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  • Updated 12 July 2021
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King of Kings

A title given to Ar-Pharazôn by Sauron

"...King of Kings, Ar-Pharazôn, mightiest of the sons of Earth, to whom Manwë alone can be compared, if even he."
Words of Sauron to Ar-Pharazôn
Akallabêth

King Ar-Pharazôn of Númenor claimed himself to be the greatest of all the rulers in the world, and in pursuit of that claim he sailed to Middle-earth to confront his most powerful rival, Sauron. Sauron saw that it was hopeless to challenge the Númenóreans in battle, and was forced to submit himself and travel to Númenor as a hostage. The Dark Lord, however, took advantage of his situation to pursue his own goals of revenge against the Númenóreans for defeats earlier in history.

Sauron gradually gained Ar-Pharazôn's trust and at last became his chief counsellor. As the King felt himself beginning to grow old, Sauron spoke to him of the Undying Lands in the West, falsely claiming that if Ar-Pharazôn could conquer those lands, he would gain unending life for himself. Speaking in flattering tones, Sauron gave Ar-Pharazôn the title King of Kings,1 comparing him to the Elder King Manwë himself. This comparison was ridiculous, even for the King of Númenor, but nonetheless Ar-Pharazôn accepted Sauron's words and set out to wrest Aman from the Valar. The result was utter disaster, and the hopeless invasion not only failed, but brought about the Downfall of Ar-Pharazon's entire realm of Númenor.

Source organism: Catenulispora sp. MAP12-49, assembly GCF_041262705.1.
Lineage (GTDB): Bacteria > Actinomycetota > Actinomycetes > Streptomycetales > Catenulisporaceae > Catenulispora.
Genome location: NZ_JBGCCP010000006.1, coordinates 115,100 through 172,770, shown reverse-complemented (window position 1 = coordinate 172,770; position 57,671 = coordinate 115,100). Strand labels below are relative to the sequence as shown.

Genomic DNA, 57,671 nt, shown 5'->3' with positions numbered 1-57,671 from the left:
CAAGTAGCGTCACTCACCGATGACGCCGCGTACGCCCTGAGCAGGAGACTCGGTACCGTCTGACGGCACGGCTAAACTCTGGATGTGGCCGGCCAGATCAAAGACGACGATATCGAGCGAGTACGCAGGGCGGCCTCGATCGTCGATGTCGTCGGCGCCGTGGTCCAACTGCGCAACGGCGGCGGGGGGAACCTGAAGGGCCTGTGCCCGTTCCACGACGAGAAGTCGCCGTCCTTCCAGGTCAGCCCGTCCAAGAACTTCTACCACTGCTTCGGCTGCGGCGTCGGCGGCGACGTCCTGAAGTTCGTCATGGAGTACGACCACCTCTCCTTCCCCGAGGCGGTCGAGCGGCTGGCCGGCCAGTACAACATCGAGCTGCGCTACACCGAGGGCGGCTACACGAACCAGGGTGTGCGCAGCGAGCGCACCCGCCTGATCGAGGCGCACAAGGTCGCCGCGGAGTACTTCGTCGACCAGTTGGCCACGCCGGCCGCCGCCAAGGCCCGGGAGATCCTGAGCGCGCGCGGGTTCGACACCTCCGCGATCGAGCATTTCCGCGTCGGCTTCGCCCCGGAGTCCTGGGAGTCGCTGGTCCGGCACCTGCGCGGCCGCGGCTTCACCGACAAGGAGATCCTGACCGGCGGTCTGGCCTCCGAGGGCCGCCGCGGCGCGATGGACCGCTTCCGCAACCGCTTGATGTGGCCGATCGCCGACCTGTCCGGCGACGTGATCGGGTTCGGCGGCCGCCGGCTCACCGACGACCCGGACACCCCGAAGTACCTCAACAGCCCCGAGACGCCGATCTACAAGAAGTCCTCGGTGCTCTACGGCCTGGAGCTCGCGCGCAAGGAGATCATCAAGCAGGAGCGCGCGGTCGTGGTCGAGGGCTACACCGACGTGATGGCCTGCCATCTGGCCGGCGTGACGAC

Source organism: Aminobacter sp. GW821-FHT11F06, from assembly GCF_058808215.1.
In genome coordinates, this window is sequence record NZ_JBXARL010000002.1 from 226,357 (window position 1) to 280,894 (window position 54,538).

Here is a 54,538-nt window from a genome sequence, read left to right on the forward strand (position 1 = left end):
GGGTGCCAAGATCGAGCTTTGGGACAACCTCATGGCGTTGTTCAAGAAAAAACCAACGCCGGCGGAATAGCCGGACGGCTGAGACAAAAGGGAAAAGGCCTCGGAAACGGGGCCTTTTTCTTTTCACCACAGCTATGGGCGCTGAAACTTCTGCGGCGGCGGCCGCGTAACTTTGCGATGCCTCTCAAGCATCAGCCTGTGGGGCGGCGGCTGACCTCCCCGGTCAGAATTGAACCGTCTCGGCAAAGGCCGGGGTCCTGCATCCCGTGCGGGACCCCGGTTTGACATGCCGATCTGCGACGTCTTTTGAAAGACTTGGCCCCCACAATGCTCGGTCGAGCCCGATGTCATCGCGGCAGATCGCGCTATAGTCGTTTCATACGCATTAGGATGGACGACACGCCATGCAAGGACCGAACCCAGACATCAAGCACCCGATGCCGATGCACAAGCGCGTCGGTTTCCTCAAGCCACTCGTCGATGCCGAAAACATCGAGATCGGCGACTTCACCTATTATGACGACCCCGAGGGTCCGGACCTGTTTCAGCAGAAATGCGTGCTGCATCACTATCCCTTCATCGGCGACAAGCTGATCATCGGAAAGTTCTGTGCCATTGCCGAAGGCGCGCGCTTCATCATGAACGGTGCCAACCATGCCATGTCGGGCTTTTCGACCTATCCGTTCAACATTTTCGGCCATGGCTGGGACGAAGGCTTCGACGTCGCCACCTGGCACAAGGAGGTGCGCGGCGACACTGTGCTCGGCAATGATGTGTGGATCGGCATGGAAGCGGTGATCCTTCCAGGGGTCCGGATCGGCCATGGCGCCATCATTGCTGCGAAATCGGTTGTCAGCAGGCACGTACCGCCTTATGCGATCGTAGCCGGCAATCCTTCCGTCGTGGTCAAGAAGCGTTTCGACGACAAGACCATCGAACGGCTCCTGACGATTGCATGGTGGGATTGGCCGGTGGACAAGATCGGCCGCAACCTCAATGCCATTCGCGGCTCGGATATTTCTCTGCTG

Notes

1

Probably in 1951, Tolkien wrote a densely detailed letter that included an outline of the story of Númenor, and in that letter he mentions that the title 'King of Kings' actually had more of a resonance than the published text might suggest. In that source (Letter No 131 to Milton Waldman in The Letters of J.R.R. Tolkien) it's explained that it was actually Sauron who first claimed the title during the time he was ruling over much of Middle-earth. It was this claim by Sauron to be 'King of Kings' that helped drive the proud Ar-Pharazôn to challenge the Dark Lord. So, when Sauron later granted the title to Ar-Pharazôn, he was not only flattering the King, but implicitly surrendering the title that had initially caused the conflict between the two.

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About this entry:

  • Updated 12 July 2021
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